It has been more than a decade since the minimum wage has been raised in New Hampshire and at the federal level. Every legislative session since has attempted to increase the minimum, and each attempt invariably went down in a ball of flames.
New Hampshire is the only New England state to set its minimum wage to the federal level, which is $7.25. On the national level, Vermont Sen. Bernie Sanders tried to amend the most recent COVID-19 relief bill to incrementally increase the federal minimum wage to $15 to bring it more in line with a living wage. The amendment was defeated in March, and both Sen. Jeanne Shaheen and Sen. Maggie Hassan voted against it. While both senators say they support increasing the minimum wage, they say it should be taken on as a separate bill.
Shaheen told WMUR, “It’s not acceptable for the United States to still have $7.25 as the minimum wage. … Let’s work with some of those industries that are going to be most affected so we see how we can help them make those increases in a way that gets them the employees they need and make sure those businesses don’t go under.”
Bills to raise the minimum wage at the state level this year didn’t fare any better. HB 107 would set the minimum wage at the federal level or $22.50 per hour, whichever is higher, with an exception for tipped employees. That bill stalled in committee. HB 517 would increase the minimum wage in steps to $15 in 2024. Thereafter, the minimum wage would be automatically adjusted based on the cost of living. That too was stalled in committee. And the N.H. Senate, in March, defeated SB 136, which proposed raising the minimum wage in the state to $10 in 2022 and to $12 in 2024.
About 11,000 New Hampshire resident make minimum wage or below, says Brian Gottlob, director of the N.H. Economic and Labor Market Information Bureau. But about 144,000 Granite Staters make below $15 per hour, or about 21 percent of New Hampshire’s workforce, he says.
“Market forces are operating in a way that $7.25 is not an option in New Hampshire,” Gottlob says, adding those paying minimum wage are struggling to attract workers especially in Southern New Hampshire where workers can find jobs in Massachusetts at higher wages.
So, what would a $15 minimum wage mean for the New Hampshire economy? That is the question Gottlob and the Economic and Labor Market Information Bureau, a division of N.H. Employment Security, attempted to answer in a report released in April.
Gottlob says the debate over the minimum wage is polarizing, and he wanted to provide an objective analysis using data to better inform the debate. “Most of the debate, from my perspective, was coming from an ideological bent or narrower perspective,” he says.
To conduct the analysis, the Bureau used a model that increases the minimum wage to $9.50 in 2022, $12 in 2024, and $15 in 2026. “We used hard data in terms of looking at the number of individuals who work at wages below $14, where they are employed, and the hours they work, and came up with a solid estimate of the impact in different industries and on individuals working in different industries,” Gottlob says.
The Bureau’s analysis indicates increasing the federal minimum wage to $15 would increase wage costs in New Hampshire by $1.08 billion over 2019 wage costs, a 3.1 percent increase. “Nearly one-third of the wage cost increase ($310.5 million) will be borne by leisure and hospitality industries in the state, who will experience an 18.6 percent increase in wage costs, including a 20 percent increase in the food services and drinking places industry,” the report states.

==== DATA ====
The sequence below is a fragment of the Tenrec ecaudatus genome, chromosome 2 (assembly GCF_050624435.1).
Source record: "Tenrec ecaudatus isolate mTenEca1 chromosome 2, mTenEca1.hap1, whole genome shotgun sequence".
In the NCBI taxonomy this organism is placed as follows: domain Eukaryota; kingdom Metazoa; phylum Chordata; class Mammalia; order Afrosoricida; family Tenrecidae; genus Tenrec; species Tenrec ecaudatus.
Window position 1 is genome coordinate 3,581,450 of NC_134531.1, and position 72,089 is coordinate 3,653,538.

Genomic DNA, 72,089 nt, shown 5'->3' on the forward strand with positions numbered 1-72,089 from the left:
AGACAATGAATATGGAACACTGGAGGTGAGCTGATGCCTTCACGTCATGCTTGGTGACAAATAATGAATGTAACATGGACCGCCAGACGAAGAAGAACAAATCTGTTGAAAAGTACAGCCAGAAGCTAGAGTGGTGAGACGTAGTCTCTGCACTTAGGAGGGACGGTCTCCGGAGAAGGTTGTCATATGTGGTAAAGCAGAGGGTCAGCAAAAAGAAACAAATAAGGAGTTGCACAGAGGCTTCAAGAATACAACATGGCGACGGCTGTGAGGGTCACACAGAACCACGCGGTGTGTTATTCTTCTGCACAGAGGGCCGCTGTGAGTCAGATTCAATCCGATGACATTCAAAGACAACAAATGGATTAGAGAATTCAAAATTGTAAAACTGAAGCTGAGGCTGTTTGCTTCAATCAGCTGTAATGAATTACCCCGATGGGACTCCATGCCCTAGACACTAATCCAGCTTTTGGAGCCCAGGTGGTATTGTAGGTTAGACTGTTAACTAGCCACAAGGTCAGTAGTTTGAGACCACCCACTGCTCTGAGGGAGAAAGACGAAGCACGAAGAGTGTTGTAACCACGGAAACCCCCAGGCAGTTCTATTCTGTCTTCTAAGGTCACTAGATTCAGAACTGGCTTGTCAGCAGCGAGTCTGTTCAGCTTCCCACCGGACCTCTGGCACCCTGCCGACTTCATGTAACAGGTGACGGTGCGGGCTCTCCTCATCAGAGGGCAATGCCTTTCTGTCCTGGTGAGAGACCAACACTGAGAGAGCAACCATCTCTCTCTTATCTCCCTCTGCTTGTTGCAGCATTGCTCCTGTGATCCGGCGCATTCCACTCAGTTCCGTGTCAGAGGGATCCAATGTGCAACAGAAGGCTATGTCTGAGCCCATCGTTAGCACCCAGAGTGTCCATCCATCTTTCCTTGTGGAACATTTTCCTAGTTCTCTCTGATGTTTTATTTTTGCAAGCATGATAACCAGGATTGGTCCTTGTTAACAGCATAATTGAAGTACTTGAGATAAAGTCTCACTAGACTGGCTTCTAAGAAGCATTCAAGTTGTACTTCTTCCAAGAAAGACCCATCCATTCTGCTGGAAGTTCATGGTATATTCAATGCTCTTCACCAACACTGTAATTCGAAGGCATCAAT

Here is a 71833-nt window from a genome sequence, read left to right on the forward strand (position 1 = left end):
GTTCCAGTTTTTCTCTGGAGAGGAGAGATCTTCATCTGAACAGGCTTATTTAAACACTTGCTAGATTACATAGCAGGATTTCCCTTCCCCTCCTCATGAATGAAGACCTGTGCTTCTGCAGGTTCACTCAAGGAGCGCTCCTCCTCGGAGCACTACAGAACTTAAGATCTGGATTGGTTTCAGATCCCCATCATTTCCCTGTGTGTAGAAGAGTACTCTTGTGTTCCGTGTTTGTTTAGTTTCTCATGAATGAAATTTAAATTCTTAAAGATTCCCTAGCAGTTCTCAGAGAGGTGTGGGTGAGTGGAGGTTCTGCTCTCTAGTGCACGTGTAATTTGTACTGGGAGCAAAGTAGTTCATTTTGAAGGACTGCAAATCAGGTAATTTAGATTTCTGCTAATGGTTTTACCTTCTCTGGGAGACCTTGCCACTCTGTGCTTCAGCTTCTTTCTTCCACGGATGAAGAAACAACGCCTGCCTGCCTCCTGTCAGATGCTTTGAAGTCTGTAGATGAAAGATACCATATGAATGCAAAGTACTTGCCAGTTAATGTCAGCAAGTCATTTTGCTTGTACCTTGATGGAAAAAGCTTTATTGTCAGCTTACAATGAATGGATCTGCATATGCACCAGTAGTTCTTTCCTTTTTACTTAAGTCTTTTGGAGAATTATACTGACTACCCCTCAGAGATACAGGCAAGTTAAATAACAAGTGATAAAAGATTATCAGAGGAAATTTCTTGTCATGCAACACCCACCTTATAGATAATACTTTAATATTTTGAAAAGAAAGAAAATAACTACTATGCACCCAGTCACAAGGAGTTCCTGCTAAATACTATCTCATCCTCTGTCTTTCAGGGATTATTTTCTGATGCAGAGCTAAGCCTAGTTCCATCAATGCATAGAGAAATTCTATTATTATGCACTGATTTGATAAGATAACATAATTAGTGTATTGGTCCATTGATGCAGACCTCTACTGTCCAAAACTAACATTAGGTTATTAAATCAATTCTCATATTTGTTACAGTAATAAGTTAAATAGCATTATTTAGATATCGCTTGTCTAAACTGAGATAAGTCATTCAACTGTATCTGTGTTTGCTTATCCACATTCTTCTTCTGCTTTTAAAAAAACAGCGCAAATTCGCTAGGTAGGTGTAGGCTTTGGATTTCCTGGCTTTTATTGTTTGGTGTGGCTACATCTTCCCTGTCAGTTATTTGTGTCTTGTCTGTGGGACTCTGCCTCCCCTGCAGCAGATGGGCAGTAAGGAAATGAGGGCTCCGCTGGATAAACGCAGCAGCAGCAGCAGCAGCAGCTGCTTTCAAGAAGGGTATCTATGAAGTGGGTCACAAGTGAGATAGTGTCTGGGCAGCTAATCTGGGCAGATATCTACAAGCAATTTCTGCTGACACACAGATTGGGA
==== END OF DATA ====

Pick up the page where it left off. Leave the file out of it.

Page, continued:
The report estimates New Hampshire’s gross domestic product will decline by $800 million by 2031 if a $15 minimum wage were instituted, the state’s population will be 9,630 lower, and its labor force will be missing 6,023 employees due to diminished employment opportunities in the state. “People were a little surprised. Some thought the job losses would be higher. Others said there are far more benefits than they thought,” Gottlob says.
Indeed, not all the news is bad. A $15 minimum wage would increase personal income in New Hampshire to a peak of $873 million.
And, while the report predicts employment losses will mean personal income then begins to decline, by 2031 it will still be $228 million above what it would have been without the wage increase.
“Workers in the lowest wage categories will see the largest increases in income but also experience the highest number of job losses in response to a $15 minimum wage,” the report states. “Industries such as food services and drinking places, and other leisure and hospitality industries, as well as retail trade, are forecast to experience the largest job losses. These reductions in employment offset much of the benefits of increased wages for low-wage workers in those industries.”
It appears that such a minimum wage hike would have little effect overall on prices of goods and services. The report estimates aggregate price levels will increase by less than 1 percent across New Hampshire’s economy. However, some industries will not be able to absorb the increased labor costs and will have to pass them along to consumers. Costs at restaurants and bars, for example, could increase by 7 percent and retail would see a 3.4 percent hike in prices.
“A handful of industries employ 80 percent of lower wage individuals — hospitality, retail and recreation. They see an impact on prices because the biggest component that goes into business expenses is their wages. As wages rise, businesses have a couple of choices. One is to reduce employment. They can raise prices to offset when possible. They can hopefully increase productivity,” Gottlob say, noting some industries can’t increase productivity. “There’s not a lot of automation in cooking food and serving it,” he says.